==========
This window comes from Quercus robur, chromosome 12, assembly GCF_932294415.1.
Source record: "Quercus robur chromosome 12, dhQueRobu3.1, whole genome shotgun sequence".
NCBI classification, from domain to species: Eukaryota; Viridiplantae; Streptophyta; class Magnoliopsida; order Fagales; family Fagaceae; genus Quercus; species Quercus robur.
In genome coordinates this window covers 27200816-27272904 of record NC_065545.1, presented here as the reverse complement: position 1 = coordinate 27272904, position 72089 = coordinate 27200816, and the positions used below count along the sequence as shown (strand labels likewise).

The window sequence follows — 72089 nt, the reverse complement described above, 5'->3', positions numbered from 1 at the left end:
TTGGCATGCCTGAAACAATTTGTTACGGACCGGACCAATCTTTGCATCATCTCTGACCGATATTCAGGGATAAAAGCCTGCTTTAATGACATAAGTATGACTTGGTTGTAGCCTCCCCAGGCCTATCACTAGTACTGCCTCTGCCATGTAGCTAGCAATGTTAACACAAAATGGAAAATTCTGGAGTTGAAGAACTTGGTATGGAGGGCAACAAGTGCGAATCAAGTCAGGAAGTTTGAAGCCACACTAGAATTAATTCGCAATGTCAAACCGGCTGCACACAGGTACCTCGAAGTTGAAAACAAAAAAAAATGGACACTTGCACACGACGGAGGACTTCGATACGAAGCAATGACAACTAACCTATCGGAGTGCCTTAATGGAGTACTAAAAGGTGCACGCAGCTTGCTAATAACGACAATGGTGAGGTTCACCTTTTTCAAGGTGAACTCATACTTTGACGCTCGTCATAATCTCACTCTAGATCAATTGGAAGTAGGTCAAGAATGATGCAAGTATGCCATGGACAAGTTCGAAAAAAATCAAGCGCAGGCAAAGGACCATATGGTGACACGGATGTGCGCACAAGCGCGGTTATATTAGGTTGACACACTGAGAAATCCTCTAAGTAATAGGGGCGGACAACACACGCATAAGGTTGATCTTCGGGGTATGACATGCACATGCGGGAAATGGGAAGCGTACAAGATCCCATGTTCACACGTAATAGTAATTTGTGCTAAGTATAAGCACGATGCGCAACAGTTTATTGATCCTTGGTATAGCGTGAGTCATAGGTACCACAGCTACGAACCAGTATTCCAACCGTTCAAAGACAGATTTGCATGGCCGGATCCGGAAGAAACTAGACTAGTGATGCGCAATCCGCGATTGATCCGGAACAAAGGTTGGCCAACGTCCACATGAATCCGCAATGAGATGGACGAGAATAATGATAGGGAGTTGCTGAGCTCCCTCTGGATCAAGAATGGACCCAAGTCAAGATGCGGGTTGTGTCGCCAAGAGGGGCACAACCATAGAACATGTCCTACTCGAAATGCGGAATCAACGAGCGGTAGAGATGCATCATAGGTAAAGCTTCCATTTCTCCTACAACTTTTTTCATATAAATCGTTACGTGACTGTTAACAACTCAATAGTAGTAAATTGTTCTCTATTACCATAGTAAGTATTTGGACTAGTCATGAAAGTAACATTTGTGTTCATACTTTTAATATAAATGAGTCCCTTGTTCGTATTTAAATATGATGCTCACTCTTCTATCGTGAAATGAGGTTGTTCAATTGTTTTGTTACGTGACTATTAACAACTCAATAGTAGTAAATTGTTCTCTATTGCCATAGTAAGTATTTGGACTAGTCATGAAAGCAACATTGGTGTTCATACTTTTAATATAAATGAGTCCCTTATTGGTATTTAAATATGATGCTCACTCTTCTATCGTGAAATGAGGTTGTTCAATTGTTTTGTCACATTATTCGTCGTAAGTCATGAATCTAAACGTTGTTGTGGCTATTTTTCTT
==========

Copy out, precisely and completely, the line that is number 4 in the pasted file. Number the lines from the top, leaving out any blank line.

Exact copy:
In genome coordinates this window covers 27200816-27272904 of record NC_065545.1, presented here as the reverse complement: position 1 = coordinate 27272904, position 72089 = coordinate 27200816, and the positions used below count along the sequence as shown (strand labels likewise).